In initial experiences with ADALM1000, I used this educational tool to determine the gain of an amplifier. Although I found this challenging at the time, it taught me a lot, from the actual calculation to getting to grips with using the Pixelpulse2 software.
This year I attended a few events which I thought would be interesting and useful in developing my career. The first of which, in March, was the annual IET Prestige Lecture at the Rose Bowl in Leeds. Here I learnt about the potential that 3D printing holds, what it has been used for, uses which are in the pipeline and the future possibilities. I wrote about this in the post, Printing the world.
In May I attended the OSHUG workshop at Fab Lab London where I learnt about the Interned of Things (IoT) and Node-RED. There were a number of talks that showed some of the things which this had been used for, a great example of which included Dr Andy Stanford-Clark making his own home interactive and Dr Lucy Rogers making the dinosaurs at Blackgang Chine come to life! This showed just some of the potential for what can be done using the IoT.
Following this I had a go at working with Node-RED myself using a Raspberry Pi and a couple of different sensors in the workshop.
In September I attended the annual Wuthering Bytes festival and here I got to listen to many amazing talks, including ones from inspirational women such as Eva Pascoe and Professor Danielle George.
On the second day of OSHCamp I ran a soldering workshop for the second year running, this time to assemble the Widdop kit, a special edition of the Cordwood puzzle. The Cordwood is a sandwich of components between two PCBs, when assembled all the LEDs will illuminate and if connected to a controller board the LEDs can all be controlled individually.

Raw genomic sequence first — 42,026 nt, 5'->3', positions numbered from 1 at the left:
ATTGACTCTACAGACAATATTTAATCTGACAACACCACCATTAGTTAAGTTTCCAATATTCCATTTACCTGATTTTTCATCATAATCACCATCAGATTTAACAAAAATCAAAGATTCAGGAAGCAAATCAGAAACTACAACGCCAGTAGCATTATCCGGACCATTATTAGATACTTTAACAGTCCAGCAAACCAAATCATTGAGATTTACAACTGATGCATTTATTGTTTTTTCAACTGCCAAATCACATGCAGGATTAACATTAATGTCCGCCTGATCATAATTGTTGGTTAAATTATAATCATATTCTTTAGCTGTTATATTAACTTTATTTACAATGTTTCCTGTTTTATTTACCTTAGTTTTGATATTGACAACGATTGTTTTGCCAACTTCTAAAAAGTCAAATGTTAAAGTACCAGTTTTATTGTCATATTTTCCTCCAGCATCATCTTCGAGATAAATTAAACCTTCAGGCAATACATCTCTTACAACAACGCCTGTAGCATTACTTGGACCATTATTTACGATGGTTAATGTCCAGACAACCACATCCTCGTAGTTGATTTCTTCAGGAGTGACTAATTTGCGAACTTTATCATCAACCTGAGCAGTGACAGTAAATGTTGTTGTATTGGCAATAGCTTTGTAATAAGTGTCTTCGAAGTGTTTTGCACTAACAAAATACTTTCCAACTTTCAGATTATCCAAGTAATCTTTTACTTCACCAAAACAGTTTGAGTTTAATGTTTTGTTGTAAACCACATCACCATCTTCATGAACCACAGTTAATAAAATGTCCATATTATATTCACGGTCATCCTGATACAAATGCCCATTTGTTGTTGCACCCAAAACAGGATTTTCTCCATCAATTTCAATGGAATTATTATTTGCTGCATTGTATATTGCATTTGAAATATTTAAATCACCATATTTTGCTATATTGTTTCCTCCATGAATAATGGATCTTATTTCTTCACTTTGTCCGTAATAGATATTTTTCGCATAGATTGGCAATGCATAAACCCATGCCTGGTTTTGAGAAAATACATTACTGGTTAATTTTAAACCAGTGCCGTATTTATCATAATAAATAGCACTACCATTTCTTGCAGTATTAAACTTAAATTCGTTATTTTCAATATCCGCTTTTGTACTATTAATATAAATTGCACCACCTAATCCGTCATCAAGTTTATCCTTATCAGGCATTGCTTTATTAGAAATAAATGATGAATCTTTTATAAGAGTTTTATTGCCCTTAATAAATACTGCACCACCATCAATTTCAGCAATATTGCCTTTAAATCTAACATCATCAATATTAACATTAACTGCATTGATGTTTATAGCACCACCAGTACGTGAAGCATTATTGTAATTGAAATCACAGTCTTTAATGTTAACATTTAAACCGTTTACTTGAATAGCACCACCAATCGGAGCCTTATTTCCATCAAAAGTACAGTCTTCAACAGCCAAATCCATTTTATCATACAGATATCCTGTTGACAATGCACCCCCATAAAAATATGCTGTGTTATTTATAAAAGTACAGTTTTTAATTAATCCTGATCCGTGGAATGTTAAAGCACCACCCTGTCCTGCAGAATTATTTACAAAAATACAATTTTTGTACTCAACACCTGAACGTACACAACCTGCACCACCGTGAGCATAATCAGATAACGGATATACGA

This is the type of event which I love attending because it’s a great opportunity to help others develop their skills, from kids to adults everyone had a great time, working together and exchanging knowledge with others.
In December I was given an amazing opportunity to attend the IET Young Woman Engineer of the Year Awards. I found it very inspirational to be surrounded by other young women engineers, from a host of different backgrounds and across the engineering industry. This gave me the chance to interact with other engineers and consider how I might develop my career.
It was great to hear about the careers of the women shortlisted and that of Faye Banks, who won the award in 2004. The 2015 winner, Orla Murphy, was very inspirational and further motivated me to excel in my career.
Bring on 2016!
One of the things which was great about this year is learning new things at work, with the help and support of my colleagues, Stuart and Andrew.
In 2016 I hope I get the opportunity to attend more events, meet other engineers and share experiences. I also look forward to using Raspberry Pi in projects again, learning more about networking and the basics of wireless communication.
I’m really excited to see what 2016 holds!